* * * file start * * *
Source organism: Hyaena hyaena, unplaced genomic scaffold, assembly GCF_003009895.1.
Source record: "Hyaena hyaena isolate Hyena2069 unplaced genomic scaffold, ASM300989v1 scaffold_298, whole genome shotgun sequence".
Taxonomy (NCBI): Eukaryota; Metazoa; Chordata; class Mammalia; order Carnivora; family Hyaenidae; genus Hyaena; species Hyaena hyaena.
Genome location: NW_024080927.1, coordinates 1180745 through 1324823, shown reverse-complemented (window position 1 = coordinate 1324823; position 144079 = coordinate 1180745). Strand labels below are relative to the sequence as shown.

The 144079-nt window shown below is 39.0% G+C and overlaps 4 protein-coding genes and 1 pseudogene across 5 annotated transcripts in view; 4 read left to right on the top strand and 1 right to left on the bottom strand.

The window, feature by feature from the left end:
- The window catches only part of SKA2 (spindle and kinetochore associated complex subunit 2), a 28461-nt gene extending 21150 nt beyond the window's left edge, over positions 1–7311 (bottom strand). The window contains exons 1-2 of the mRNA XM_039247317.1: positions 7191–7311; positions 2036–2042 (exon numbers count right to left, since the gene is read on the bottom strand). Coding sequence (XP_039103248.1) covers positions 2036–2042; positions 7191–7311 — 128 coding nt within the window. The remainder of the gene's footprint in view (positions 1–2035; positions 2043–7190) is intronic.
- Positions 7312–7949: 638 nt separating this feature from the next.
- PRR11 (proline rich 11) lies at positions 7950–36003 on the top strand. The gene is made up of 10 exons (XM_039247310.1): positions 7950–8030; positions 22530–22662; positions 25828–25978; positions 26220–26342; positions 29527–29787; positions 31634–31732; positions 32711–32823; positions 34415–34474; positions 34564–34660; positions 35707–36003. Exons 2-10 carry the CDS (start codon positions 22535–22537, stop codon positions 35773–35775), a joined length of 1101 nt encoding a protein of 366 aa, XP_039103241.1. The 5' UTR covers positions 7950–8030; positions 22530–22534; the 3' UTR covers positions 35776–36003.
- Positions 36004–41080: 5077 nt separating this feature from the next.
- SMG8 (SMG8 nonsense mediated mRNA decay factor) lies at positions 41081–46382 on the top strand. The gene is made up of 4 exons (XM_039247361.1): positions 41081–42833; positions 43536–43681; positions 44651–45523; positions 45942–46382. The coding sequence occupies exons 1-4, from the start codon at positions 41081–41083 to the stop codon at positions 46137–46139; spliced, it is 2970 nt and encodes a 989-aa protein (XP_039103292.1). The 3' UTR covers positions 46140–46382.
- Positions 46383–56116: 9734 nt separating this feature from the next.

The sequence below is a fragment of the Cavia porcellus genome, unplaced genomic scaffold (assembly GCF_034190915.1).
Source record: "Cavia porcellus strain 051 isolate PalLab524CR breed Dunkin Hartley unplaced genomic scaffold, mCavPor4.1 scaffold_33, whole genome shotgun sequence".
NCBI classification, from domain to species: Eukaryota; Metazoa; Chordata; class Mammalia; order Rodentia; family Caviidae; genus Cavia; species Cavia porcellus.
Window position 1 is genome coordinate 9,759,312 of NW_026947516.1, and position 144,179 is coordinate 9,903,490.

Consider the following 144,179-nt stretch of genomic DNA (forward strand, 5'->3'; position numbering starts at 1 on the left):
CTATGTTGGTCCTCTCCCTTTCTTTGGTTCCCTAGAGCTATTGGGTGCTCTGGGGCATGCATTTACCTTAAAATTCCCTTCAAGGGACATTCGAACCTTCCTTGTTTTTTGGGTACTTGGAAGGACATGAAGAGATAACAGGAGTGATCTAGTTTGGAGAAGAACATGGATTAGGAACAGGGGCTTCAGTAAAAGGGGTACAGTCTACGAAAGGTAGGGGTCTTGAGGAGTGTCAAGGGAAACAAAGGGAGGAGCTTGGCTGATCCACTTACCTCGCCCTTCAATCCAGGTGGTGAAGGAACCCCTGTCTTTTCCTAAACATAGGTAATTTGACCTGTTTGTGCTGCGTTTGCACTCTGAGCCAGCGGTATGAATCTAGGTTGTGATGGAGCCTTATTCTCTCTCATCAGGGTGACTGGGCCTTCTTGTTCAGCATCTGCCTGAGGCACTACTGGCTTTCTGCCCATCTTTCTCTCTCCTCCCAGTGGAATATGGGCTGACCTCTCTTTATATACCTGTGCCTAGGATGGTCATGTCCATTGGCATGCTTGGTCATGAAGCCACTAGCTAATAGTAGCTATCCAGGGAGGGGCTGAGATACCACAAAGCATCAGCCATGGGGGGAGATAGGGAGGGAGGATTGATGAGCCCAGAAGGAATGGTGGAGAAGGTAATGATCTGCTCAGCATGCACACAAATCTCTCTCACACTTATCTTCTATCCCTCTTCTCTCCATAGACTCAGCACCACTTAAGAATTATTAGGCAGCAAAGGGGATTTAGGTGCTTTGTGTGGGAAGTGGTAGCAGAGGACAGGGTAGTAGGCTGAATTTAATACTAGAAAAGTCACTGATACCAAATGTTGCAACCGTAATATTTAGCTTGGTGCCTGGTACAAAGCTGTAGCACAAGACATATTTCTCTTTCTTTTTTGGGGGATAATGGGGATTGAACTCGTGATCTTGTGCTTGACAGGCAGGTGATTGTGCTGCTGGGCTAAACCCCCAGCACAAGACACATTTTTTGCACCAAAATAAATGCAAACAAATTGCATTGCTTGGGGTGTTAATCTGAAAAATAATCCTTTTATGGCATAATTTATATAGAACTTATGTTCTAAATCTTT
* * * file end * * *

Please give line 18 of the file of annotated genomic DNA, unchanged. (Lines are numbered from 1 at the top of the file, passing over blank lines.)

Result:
CTATGTTGGTCCTCTCCCTTTCTTTGGTTCCCTAGAGCTATTGGGTGCTCTGGGGCATGCATTTACCTTAAAATTCCCTTCAAGGGACATTCGAACCTTCCTTGTTTTTTGGGTACTTGGAAGGACATGAAGAGATAACAGGAGTGATCTAGTTTGGAGAAGAACATGGATTAGGAACAGGGGCTTCAGTAAAAGGGGTACAGTCTACGAAAGGTAGGGGTCTTGAGGAGTGTCAAGGGAAACAAAGGGAGGAGCTTGGCTGATCCACTTACCTCGCCCTTCAATCCAGGTGGTGAAGGAACCCCTGTCTTTTCCTAAACATAGGTAATTTGACCTGTTTGTGCTGCGTTTGCACTCTGAGCCAGCGGTATGAATCTAGGTTGTGATGGAGCCTTATTCTCTCTCATCAGGGTGACTGGGCCTTCTTGTTCAGCATCTGCCTGAGGCACTACTGGCTTTCTGCCCATCTTTCTCTCTCCTCCCAGTGGAATATGGGCTGACCTCTCTTTATATACCTGTGCCTAGGATGGTCATGTCCATTGGCATGCTTGGTCATGAAGCCACTAGCTAATAGTAGCTATCCAGGGAGGGGCTGAGATACCACAAAGCATCAGCCATGGGGGGAGATAGGGAGGGAGGATTGATGAGCCCAGAAGGAATGGTGGAGAAGGTAATGATCTGCTCAGCATGCACACAAATCTCTCTCACACTTATCTTCTATCCCTCTTCTCTCCATAGACTCAGCACCACTTAAGAATTATTAGGCAGCAAAGGGGATTTAGGTGCTTTGTGTGGGAAGTGGTAGCAGAGGACAGGGTAGTAGGCTGAATTTAATACTAGAAAAGTCACTGATACCAAATGTTGCAACCGTAATATTTAGCTTGGTGCCTGGTACAAAGCTGTAGCACAAGACATATTTCTCTTTCTTTTTTGGGGGATAATGGGGATTGAACTCGTGATCTTGTGCTTGACAGGCAGGTGATTGTGCTGCTGGGCTAAACCCCCAGCACAAGACACATTTTTTGCACCAAAATAAATGCAAACAAATTGCATTGCTTGGGGTGTTAATCTGAAAAATAATCCTTTTATGGCATAATTTATATAGAACTTATGTTCTAAATCTTT